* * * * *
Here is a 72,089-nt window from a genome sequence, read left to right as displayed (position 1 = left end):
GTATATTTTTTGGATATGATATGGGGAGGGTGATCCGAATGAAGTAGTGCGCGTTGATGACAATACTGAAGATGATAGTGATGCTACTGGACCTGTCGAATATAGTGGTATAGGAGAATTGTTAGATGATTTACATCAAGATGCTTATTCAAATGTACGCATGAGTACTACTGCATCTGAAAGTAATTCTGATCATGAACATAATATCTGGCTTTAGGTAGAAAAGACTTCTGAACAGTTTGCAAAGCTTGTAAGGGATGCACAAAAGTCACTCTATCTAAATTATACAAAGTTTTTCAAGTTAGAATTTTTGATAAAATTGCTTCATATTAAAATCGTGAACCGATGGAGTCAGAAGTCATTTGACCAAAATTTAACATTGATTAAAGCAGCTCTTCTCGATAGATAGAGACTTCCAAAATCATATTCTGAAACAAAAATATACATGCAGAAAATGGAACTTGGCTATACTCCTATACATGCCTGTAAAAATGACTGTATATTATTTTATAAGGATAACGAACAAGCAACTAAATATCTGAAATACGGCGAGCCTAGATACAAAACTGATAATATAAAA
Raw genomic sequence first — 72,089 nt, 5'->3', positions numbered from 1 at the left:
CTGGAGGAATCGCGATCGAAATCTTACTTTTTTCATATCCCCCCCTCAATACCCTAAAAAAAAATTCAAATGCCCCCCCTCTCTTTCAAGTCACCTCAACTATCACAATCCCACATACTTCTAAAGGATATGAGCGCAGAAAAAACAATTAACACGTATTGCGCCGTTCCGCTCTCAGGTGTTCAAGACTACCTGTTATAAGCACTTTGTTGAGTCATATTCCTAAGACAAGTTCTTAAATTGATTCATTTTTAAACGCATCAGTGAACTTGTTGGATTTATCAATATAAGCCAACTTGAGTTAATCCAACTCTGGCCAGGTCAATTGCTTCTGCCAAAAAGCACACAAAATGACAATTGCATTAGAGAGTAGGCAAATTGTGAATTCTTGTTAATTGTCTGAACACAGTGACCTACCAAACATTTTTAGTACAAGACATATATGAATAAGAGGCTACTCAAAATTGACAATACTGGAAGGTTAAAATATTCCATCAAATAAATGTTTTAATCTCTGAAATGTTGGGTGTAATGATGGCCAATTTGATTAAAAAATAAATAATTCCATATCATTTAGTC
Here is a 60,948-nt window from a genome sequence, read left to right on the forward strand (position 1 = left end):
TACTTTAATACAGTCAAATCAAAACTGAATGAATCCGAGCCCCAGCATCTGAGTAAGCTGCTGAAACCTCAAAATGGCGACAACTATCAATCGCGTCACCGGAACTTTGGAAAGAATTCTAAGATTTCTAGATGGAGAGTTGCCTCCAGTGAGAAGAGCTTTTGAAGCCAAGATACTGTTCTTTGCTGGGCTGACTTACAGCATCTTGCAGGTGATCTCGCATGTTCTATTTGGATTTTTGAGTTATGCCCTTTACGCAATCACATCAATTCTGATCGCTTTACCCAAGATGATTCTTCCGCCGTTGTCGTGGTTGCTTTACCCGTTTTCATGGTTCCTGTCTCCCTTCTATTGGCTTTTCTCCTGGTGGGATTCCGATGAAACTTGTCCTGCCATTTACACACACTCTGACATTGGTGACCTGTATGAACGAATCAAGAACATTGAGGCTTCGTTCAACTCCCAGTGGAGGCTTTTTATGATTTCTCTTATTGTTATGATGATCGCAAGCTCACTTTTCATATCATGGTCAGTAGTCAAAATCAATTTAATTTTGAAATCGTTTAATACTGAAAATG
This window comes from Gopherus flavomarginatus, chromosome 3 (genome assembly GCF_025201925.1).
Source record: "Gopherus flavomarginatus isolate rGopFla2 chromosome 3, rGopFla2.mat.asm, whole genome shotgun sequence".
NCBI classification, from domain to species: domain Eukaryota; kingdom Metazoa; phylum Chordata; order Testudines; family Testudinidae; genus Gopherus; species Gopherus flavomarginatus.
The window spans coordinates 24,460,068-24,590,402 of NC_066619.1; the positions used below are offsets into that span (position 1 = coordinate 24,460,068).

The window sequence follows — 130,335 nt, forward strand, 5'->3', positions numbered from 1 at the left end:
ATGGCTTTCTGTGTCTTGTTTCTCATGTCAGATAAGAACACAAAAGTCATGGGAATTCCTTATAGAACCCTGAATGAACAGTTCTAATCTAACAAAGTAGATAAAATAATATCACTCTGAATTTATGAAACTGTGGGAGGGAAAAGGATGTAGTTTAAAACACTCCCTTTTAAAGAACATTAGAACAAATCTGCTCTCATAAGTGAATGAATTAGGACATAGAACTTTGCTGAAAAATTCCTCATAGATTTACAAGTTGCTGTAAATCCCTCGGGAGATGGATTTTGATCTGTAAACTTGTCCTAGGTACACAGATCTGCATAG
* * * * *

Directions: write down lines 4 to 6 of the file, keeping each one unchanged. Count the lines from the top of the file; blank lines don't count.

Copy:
CTGGAGGAATCGCGATCGAAATCTTACTTTTTTCATATCCCCCCCTCAATACCCTAAAAAAAAATTCAAATGCCCCCCCTCTCTTTCAAGTCACCTCAACTATCACAATCCCACATACTTCTAAAGGATATGAGCGCAGAAAAAACAATTAACACGTATTGCGCCGTTCCGCTCTCAGGTGTTCAAGACTACCTGTTATAAGCACTTTGTTGAGTCATATTCCTAAGACAAGTTCTTAAATTGATTCATTTTTAAACGCATCAGTGAACTTGTTGGATTTATCAATATAAGCCAACTTGAGTTAATCCAACTCTGGCCAGGTCAATTGCTTCTGCCAAAAAGCACACAAAATGACAATTGCATTAGAGAGTAGGCAAATTGTGAATTCTTGTTAATTGTCTGAACACAGTGACCTACCAAACATTTTTAGTACAAGACATATATGAATAAGAGGCTACTCAAAATTGACAATACTGGAAGGTTAAAATATTCCATCAAATAAATGTTTTAATCTCTGAAATGTTGGGTGTAATGATGGCCAATTTGATTAAAAAATAAATAATTCCATATCATTTAGTC
Here is a 60,948-nt window from a genome sequence, read left to right on the forward strand (position 1 = left end):
TACTTTAATACAGTCAAATCAAAACTGAATGAATCCGAGCCCCAGCATCTGAGTAAGCTGCTGAAACCTCAAAATGGCGACAACTATCAATCGCGTCACCGGAACTTTGGAAAGAATTCTAAGATTTCTAGATGGAGAGTTGCCTCCAGTGAGAAGAGCTTTTGAAGCCAAGATACTGTTCTTTGCTGGGCTGACTTACAGCATCTTGCAGGTGATCTCGCATGTTCTATTTGGATTTTTGAGTTATGCCCTTTACGCAATCACATCAATTCTGATCGCTTTACCCAAGATGATTCTTCCGCCGTTGTCGTGGTTGCTTTACCCGTTTTCATGGTTCCTGTCTCCCTTCTATTGGCTTTTCTCCTGGTGGGATTCCGATGAAACTTGTCCTGCCATTTACACACACTCTGACATTGGTGACCTGTATGAACGAATCAAGAACATTGAGGCTTCGTTCAACTCCCAGTGGAGGCTTTTTATGATTTCTCTTATTGTTATGATGATCGCAAGCTCACTTTTCATATCATGGTCAGTAGTCAAAATCAATTTAATTTTGAAATCGTTTAATACTGAAAATG